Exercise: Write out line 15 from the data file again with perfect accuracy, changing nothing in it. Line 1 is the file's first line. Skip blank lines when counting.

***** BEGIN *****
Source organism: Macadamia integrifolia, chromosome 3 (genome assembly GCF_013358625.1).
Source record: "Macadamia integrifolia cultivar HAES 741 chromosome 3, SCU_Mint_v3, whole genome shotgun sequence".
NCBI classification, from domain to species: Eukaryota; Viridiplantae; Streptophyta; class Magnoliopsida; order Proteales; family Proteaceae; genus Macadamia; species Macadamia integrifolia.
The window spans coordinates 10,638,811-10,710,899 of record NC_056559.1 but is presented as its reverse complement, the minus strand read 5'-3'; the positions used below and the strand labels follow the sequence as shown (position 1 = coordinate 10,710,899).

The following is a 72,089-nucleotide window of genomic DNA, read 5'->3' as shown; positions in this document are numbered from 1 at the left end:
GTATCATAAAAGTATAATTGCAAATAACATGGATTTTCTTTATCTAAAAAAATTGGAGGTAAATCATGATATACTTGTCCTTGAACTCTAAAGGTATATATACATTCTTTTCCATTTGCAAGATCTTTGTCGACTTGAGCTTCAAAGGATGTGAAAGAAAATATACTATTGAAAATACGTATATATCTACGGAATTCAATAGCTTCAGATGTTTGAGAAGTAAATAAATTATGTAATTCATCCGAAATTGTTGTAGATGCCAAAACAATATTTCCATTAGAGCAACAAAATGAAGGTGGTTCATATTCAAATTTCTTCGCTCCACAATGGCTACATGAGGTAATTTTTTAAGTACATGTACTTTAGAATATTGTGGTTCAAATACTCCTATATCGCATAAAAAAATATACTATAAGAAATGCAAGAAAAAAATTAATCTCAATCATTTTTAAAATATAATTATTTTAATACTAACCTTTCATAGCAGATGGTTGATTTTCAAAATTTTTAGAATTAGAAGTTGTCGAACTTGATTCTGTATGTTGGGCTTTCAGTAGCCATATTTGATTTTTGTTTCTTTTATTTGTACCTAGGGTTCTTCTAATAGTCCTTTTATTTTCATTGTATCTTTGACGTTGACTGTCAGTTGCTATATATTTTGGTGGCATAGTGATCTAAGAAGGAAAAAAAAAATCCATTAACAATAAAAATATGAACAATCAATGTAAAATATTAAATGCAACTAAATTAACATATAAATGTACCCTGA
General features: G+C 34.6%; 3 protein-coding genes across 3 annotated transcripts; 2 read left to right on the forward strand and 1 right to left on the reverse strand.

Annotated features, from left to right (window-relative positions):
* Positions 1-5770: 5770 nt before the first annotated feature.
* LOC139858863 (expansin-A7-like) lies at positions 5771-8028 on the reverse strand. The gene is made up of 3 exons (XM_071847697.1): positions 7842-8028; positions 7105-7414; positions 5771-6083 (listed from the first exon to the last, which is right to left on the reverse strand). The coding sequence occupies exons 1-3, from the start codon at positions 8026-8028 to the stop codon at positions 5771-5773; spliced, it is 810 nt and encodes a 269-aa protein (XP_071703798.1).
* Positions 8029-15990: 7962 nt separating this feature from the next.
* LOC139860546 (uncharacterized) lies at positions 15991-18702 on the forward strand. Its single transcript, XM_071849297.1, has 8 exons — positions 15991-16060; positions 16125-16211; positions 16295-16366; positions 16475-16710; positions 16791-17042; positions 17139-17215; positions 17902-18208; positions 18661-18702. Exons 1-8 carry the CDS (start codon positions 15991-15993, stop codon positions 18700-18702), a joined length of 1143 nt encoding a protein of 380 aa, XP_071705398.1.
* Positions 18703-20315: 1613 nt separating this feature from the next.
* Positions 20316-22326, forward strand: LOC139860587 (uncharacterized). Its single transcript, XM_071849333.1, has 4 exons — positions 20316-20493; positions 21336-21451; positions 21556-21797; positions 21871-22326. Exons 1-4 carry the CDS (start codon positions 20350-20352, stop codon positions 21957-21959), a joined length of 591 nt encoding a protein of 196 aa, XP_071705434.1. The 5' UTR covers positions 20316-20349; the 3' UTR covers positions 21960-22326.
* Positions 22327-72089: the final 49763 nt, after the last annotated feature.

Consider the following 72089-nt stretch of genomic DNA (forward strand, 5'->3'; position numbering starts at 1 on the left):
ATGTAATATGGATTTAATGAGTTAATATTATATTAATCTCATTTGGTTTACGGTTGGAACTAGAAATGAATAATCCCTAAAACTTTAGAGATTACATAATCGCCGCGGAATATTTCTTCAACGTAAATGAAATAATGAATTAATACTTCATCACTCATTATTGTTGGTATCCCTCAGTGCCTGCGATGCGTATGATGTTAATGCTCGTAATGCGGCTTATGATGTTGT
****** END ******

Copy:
* Positions 22327-72089: the final 49763 nt, after the last annotated feature.